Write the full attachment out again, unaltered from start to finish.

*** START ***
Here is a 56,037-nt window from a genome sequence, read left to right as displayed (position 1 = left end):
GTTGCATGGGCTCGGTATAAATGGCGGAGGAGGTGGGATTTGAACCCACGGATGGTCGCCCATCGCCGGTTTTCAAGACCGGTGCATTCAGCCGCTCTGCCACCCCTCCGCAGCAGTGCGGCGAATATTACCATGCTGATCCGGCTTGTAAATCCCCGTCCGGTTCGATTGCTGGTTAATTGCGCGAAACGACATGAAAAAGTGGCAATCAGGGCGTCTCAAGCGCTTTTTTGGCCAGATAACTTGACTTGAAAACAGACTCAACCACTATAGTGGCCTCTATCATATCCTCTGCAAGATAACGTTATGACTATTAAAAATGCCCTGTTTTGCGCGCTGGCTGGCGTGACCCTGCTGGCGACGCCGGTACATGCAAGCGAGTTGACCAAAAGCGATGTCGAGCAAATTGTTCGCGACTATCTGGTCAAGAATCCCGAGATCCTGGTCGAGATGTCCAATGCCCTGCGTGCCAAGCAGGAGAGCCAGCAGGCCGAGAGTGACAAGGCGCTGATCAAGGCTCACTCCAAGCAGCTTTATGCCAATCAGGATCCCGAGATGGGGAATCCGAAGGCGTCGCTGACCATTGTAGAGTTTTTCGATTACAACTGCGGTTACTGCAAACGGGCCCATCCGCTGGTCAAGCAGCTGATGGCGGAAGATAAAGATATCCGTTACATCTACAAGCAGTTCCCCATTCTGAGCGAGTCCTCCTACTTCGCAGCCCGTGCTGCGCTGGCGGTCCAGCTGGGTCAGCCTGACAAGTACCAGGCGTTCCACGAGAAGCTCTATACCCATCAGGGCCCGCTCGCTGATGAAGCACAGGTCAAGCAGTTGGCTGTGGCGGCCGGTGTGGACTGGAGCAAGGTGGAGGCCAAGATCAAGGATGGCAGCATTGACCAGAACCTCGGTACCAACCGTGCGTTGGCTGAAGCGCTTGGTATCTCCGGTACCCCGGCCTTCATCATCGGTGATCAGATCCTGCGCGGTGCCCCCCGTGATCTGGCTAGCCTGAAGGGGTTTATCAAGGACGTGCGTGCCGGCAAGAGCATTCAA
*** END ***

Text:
Here is a 56,037-nt window from a genome sequence, read left to right as displayed (position 1 = left end):
GTTGCATGGGCTCGGTATAAATGGCGGAGGAGGTGGGATTTGAACCCACGGATGGTCGCCCATCGCCGGTTTTCAAGACCGGTGCATTCAGCCGCTCTGCCACCCCTCCGCAGCAGTGCGGCGAATATTACCATGCTGATCCGGCTTGTAAATCCCCGTCCGGTTCGATTGCTGGTTAATTGCGCGAAACGACATGAAAAAGTGGCAATCAGGGCGTCTCAAGCGCTTTTTTGGCCAGATAACTTGACTTGAAAACAGACTCAACCACTATAGTGGCCTCTATCATATCCTCTGCAAGATAACGTTATGACTATTAAAAATGCCCTGTTTTGCGCGCTGGCTGGCGTGACCCTGCTGGCGACGCCGGTACATGCAAGCGAGTTGACCAAAAGCGATGTCGAGCAAATTGTTCGCGACTATCTGGTCAAGAATCCCGAGATCCTGGTCGAGATGTCCAATGCCCTGCGTGCCAAGCAGGAGAGCCAGCAGGCCGAGAGTGACAAGGCGCTGATCAAGGCTCACTCCAAGCAGCTTTATGCCAATCAGGATCCCGAGATGGGGAATCCGAAGGCGTCGCTGACCATTGTAGAGTTTTTCGATTACAACTGCGGTTACTGCAAACGGGCCCATCCGCTGGTCAAGCAGCTGATGGCGGAAGATAAAGATATCCGTTACATCTACAAGCAGTTCCCCATTCTGAGCGAGTCCTCCTACTTCGCAGCCCGTGCTGCGCTGGCGGTCCAGCTGGGTCAGCCTGACAAGTACCAGGCGTTCCACGAGAAGCTCTATACCCATCAGGGCCCGCTCGCTGATGAAGCACAGGTCAAGCAGTTGGCTGTGGCGGCCGGTGTGGACTGGAGCAAGGTGGAGGCCAAGATCAAGGATGGCAGCATTGACCAGAACCTCGGTACCAACCGTGCGTTGGCTGAAGCGCTTGGTATCTCCGGTACCCCGGCCTTCATCATCGGTGATCAGATCCTGCGCGGTGCCCCCCGTGATCTGGCTAGCCTGAAGGGGTTTATCAAGGACGTGCGTGCCGGCAAGAGCATTCAA